'I'd been smoking weed all my life. I would always fall into lots of different things growing up but cannabis had always been there. But at the time it wasn't un-demonised like it is now,' he says.
Jamie developed a drug habit aged just 14 — using heroin and cocaine until he was 20, smoking cannabis and cigarettes after that. In October 2017, he had to undergo emergency surgery following a heart attack at just 42. He hasn't smoked since.
Ronnie took Jamie under his wing in the late 70s when he became romantically involved with his mother Jo in 1977 [pictured L-R brother Tyrone, sister Leah, parents Jo and Ronnie, and Jamie in 2005]
Drama: Ronnie and Jo split for good in 2009. 'Mum was in bits and it all got messy. I still saw Ronnie but he met [now wife, pictured] Sally after that. I will always love him for raising me, paying for school fees. I owe him and I respect him for that. But he's not my blood and isn't my dad,' Jamie says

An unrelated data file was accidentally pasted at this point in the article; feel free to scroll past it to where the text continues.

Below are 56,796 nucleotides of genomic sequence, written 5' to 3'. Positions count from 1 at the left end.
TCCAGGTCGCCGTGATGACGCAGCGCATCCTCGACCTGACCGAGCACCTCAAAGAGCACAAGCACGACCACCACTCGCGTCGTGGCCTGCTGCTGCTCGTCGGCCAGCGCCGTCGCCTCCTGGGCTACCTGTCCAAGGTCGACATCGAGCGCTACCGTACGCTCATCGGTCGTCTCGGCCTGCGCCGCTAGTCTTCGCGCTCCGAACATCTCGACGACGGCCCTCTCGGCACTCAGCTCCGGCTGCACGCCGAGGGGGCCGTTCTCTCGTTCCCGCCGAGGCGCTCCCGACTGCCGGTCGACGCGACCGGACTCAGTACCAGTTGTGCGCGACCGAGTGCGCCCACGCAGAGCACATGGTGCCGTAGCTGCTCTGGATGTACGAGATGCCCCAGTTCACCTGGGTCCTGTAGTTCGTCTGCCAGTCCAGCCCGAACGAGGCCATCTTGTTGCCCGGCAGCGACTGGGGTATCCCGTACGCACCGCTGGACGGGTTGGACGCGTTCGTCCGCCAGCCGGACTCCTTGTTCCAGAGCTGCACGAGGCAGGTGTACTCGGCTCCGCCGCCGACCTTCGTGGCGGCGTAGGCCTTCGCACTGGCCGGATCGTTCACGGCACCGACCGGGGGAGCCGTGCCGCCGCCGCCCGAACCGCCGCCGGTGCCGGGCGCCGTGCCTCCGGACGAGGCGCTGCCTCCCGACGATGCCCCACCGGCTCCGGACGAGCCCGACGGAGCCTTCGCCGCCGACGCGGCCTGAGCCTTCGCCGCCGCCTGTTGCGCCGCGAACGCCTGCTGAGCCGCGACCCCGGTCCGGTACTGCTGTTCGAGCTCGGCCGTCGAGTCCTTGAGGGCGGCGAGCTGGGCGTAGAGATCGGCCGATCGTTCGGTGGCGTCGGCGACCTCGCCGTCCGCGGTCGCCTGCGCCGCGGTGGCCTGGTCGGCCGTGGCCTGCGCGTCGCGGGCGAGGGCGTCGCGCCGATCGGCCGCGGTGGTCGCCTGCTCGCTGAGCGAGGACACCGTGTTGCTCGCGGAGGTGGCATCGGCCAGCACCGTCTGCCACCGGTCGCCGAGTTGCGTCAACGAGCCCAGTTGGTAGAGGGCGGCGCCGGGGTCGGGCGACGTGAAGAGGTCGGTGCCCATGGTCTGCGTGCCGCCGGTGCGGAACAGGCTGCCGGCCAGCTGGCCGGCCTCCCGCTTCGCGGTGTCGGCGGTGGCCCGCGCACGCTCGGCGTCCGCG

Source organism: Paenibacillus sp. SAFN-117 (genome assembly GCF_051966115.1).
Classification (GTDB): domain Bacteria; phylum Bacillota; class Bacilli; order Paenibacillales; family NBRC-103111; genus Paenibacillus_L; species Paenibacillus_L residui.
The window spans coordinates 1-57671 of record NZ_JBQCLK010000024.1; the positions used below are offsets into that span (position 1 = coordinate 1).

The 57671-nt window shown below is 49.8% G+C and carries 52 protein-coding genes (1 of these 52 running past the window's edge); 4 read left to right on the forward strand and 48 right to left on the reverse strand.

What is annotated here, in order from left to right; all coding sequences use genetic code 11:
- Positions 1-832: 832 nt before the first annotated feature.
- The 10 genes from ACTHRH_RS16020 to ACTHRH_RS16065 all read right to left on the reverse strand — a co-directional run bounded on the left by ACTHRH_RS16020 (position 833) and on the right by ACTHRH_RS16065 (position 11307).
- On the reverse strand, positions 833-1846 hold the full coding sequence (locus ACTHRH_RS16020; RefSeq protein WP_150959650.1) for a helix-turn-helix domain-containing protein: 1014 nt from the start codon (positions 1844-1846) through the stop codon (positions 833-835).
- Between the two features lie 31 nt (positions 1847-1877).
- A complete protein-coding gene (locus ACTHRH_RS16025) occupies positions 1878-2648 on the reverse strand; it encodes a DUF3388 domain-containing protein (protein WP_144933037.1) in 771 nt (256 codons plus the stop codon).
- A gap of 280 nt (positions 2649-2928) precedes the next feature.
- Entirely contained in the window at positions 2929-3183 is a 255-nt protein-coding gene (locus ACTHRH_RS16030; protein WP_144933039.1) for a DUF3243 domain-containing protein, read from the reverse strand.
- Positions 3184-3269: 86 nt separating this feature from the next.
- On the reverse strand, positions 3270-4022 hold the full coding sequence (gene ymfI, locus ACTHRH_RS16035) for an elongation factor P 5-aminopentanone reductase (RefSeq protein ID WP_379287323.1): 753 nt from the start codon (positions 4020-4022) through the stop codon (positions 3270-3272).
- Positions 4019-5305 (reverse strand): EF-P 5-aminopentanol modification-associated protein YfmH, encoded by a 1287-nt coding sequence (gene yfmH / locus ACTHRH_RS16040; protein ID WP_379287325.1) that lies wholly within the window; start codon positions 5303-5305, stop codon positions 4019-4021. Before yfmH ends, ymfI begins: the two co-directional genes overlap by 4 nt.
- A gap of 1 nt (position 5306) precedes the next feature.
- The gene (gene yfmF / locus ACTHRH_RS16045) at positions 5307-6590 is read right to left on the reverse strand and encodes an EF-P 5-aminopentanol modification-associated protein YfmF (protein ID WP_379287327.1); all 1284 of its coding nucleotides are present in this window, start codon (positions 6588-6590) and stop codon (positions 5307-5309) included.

'I was told I couldn't smoke weed again after that. And it was a disaster. The worst time of my life,' he reflects. 'It affects the rhythm of your heart, so I had a tough time, suddenly having to quit.
'I recovered in bed, invested money in a burger chain (what was i thinking?) and lost all of that money. I could have dealt with that loss if I'd been able to smoke weed but couldn't. That was a tough nine months.
'I understand what it's like to have bad thoughts and to think about ending it. I couldn't get out of bed.'
But then, wood from the trees, so to speak.
'I then started focusing on my well-being,' he goes on. 'I started playing in the lab, extracting the CBD. And it worked. I produced an oil and I found that worked for me.
Crisis: In October 2017, Jamie had to undergo emergency surgery following a heart attack at just 42. He hasn't smoked since. The family are pictured that year
'I realised if CBD can help me, it can help others. And that's what I do with Woodies. I have expanded the range and I do it on my own. I make it all myself. Every client to me is important. They're like my patients.
'I'm 46. It's too late to become a doctor. But it's so rewarding helping people. Doctors save lives - that must be an amazing feeling. I am indebted to my doctors. So if I can just help with people's anxiety or cure their migraines with my products that's great.